DOC

Integrity (Henry, Cloud)

By Ashley Reyes,2014-08-29 16:53
8 views 0
Integrity (Henry, Cloud)

     1

    Integrity (Henry, Cloud)

    - Highlight Loc. 89-94 | Added on Thursday, June 25, 2009, 01:48 AM

    Together, these character traits will enable your talents and abilities to bring you the results that you know you should be getting, but sometimes haven‘t. You will learn about the kind of character that: 1. Creates

    and maintains trust 2. Is able to see and face reality 3. Works in a way that brings results 4. Embraces negative realities and solves them 5. Causes growth and increase 6. Achieves transcendence and meaning in life

    ==========

    Integrity (Henry, Cloud)

    - Highlight Loc. 157-61 | Added on Monday, June 22, 2009, 11:25 PM

    I would tell them that the people who possess the first two abilities are a dime a dozen. There is no shortage of talented, brainy people who are very, very good at what they do and are able to work the system and schmooze other people to get things done. There are zillions of them, and we all see them every day. But if your boys are truly going to make it, they have to have the third ingredient as well: They have to have the character to not screw it up.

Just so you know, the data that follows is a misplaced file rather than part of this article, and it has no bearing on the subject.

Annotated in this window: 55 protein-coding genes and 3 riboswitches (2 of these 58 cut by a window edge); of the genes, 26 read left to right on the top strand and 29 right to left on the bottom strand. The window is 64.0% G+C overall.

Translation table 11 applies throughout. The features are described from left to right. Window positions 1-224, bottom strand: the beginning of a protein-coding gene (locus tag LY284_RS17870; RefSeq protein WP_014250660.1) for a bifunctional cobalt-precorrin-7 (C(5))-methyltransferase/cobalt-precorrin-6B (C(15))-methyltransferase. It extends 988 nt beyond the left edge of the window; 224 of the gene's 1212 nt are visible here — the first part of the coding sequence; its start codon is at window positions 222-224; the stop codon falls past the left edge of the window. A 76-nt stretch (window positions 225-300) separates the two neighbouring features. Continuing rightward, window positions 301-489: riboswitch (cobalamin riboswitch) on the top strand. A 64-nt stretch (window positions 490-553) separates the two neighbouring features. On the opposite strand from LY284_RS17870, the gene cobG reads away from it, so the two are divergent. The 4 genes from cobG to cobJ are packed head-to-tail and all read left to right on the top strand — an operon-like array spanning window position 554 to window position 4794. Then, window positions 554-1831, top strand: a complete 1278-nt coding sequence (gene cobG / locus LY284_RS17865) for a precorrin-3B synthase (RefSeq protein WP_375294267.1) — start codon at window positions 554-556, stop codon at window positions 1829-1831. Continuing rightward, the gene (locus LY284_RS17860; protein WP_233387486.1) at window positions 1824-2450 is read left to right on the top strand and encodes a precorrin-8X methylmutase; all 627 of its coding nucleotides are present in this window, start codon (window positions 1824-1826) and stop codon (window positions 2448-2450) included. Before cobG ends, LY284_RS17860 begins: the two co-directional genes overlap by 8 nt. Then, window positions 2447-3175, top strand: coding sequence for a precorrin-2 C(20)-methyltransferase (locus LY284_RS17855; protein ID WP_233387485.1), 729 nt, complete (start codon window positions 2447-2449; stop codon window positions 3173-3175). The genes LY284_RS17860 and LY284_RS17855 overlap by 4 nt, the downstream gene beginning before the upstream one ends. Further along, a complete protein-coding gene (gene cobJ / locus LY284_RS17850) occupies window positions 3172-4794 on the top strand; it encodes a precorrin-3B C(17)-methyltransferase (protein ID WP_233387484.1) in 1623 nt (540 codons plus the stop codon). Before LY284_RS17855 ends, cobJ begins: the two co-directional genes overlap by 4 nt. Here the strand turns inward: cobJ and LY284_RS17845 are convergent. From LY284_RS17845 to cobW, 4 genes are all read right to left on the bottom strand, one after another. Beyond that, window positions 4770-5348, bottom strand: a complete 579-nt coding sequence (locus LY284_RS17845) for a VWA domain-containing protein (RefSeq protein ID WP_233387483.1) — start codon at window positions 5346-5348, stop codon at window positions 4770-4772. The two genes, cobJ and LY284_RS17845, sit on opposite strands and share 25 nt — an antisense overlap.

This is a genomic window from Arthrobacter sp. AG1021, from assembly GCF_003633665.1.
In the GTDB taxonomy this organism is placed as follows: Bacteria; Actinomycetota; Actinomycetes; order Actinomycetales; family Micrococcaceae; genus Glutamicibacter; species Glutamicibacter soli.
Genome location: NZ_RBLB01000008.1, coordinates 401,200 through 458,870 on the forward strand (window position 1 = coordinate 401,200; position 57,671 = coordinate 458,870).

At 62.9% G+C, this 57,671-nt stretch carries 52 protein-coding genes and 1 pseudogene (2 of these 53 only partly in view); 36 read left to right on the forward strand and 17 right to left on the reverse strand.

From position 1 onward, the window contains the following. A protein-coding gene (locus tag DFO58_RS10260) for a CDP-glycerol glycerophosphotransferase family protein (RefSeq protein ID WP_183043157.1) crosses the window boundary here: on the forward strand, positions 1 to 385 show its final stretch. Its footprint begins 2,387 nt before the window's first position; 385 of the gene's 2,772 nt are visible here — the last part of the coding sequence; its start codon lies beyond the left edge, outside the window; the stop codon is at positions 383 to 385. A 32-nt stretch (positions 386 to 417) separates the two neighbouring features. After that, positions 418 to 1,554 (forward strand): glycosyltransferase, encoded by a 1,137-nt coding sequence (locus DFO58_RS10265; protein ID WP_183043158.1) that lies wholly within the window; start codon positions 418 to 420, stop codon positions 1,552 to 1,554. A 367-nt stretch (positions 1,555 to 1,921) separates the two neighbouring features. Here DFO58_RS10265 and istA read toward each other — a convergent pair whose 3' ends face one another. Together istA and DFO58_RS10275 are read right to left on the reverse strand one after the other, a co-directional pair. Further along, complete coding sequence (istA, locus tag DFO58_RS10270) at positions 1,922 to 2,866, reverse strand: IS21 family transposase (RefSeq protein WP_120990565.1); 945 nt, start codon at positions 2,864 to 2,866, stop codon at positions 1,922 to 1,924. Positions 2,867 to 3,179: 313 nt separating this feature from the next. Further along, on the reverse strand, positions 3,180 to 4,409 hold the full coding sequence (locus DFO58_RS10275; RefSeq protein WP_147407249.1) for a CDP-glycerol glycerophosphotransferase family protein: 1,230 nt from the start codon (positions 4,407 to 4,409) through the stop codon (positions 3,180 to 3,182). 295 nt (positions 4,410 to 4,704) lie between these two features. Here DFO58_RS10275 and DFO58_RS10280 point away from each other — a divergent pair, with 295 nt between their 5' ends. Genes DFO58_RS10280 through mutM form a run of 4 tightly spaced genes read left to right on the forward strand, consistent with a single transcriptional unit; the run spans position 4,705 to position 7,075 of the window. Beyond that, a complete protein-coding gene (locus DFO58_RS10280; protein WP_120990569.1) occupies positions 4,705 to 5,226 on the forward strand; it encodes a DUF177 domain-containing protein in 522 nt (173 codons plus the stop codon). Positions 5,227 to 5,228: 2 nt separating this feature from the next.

==========

    Integrity (Henry, Cloud)

    - Highlight Loc. 190-97 | Added on Monday, June 22, 2009, 11:28 PM

    But what I was really saying about character was much more than trying to have a moral safeguard against ―getting into trouble.‖ What I was saying was this: who a person is will ultimately determine if their brains, talents, competencies, energy, effort, deal-making abilities, and opportunities will succeed. It is one‘s makeup as a person, in ways much more than ethics alone, that takes people to success or enables them to sustain it if they ever achieve it. While character includes our usual understanding of ethics and integrity, it is much more than that as well. Another way of putting it is that ethical functioning is a part of character, but not all of it. And it certainly is not all of what affects whether someone is successful or becomes a good leader.

    ==========

    Integrity (Henry, Cloud)

    - Highlight Loc. 202-10 | Added on Monday, June 22, 2009, 11:30 PM